Moment cops in riot gear take down suspect in back garden after 'molotov cocktail' thrown near synagogue

THIS is the moment police in riot gear take down a suspect in a back garden after he reportedly threw a Molotov cocktail near a synagogue.

Police were scrambled to Golders Green, North London, around midday after reports of a "domestic incident".

The suspect drove off and was pursued by cops before stopping on a dead end road near the Beth Hamedrash Congregation Orthodox Synagogue.

One report said he had thrown a petrol bomb towards officers then ran away before being arrested.

CCTV footage shows around a dozen cops waiting in the garden of a house to detain the suspect just before 2pm.

Officers sprint across the lawn before the tattooed man charges through an open fence door, pushing one cop aside.


He appears to be wearing an anti-stab vest and a bandage on his left arm as he sprints past.

A crew of baton-wielding riots cops can be seen in hot pursuit as the suspect flees around the lawn.

The riot squad swarm through the fence door as other officers pull out and point their taser guns.

But the suspect dashes around the garden before hiding behind a children's trampoline.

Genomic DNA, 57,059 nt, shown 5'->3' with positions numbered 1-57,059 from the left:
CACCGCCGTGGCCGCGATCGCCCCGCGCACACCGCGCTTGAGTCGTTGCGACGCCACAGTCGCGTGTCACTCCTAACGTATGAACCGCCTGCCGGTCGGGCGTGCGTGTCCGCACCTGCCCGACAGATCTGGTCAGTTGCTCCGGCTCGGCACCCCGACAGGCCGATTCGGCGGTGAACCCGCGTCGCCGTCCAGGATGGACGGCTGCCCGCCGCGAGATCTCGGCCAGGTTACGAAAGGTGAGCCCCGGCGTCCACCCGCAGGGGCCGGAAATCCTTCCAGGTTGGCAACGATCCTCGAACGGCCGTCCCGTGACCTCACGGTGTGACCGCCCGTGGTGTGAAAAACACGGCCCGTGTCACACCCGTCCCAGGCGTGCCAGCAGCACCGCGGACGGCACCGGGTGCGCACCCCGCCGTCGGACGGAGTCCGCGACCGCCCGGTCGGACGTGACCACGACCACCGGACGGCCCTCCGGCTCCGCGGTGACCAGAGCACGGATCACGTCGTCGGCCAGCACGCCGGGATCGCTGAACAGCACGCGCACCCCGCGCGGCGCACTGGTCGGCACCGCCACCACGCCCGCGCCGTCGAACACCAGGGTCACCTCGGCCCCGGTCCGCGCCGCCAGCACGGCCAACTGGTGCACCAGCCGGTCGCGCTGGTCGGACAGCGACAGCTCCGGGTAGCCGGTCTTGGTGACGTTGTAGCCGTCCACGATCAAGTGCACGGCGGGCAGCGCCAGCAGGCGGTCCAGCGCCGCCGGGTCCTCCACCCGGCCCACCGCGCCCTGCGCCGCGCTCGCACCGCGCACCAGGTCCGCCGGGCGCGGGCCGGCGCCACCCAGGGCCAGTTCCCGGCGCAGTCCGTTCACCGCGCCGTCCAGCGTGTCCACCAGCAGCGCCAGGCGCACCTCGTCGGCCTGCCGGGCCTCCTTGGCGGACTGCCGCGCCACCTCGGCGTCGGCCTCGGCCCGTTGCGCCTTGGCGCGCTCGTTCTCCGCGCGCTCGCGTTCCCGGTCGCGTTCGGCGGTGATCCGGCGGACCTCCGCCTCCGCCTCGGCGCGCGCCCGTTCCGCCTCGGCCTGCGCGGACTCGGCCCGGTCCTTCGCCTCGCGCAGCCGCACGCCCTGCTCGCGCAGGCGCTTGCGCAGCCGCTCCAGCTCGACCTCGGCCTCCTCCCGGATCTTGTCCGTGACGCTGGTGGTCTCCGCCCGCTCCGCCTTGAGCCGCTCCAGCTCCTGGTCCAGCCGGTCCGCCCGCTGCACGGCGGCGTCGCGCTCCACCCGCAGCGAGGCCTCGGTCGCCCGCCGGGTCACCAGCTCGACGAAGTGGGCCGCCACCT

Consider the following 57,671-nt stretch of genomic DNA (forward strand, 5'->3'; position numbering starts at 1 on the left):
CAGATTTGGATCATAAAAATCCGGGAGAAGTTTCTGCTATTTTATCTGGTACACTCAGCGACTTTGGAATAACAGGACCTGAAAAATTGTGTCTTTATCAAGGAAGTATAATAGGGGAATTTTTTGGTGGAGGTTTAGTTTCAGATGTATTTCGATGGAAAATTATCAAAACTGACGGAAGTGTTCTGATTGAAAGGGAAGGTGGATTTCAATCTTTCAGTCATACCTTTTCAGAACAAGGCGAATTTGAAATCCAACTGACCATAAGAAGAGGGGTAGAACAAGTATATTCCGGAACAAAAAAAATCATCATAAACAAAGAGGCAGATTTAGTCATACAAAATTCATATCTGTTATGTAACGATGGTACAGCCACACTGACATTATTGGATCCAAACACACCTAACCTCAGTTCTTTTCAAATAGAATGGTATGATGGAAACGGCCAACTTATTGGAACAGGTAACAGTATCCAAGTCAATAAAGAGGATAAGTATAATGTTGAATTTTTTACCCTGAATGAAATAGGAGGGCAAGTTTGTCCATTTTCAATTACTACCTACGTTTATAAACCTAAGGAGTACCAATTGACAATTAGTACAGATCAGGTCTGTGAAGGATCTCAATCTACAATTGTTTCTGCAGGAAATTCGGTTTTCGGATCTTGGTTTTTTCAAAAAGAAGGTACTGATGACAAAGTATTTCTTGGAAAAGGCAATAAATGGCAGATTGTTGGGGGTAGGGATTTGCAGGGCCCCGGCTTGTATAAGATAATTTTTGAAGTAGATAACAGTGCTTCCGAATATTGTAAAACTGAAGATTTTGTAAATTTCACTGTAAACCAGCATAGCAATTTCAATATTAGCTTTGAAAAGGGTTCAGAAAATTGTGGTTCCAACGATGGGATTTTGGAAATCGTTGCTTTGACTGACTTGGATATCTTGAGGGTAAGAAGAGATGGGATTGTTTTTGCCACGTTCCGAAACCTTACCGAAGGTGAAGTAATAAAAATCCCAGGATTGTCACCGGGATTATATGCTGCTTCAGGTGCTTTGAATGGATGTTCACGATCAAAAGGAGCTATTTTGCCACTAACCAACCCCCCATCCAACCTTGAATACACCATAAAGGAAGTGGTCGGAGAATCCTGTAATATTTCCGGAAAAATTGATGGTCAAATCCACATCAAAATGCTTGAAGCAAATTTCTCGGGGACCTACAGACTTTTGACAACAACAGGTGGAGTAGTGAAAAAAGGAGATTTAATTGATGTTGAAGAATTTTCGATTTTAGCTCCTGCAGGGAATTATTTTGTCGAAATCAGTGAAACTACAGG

The cornered man then charges cops, desperately hurling himself at the shield of one officer, who responds by spraying him.

The man is then bundled to the ground before he is restrained and cornered by up to a dozen officers.

Nobody was injured during the shocking incident, which is not believed to be linked to anti-semitism.

The Met said "we retain an open mind", but confirmed it's not believed to be terrorism-related.

A Scotland Yard spokesman said the man declined medical attention at the scene and was arrested on suspicion of several offences.


Officers put up protective cordons and he is believed to have started a fire while they spoke to him.

A witness said: “It was madness. We couldn’t believe it. The incident was right near the synagogue."

Police reassured the local community they would be patrolling the area after the "very visible and frightening incident".

Superintendent Louis Smith, from the Met’s North West Command Unit, said: “Do talk to them if you have any concerns, we are here to listen and reassure.

"We will work out what happened as we continue to investigate but for the moment this looks like a self-contained incident.

“This is a typical high-pressured situation officers are routinely called out to face.

"Their courage and commitment to keeping others safe, no matter the consequences, is exactly what I expect of a Met officer.”

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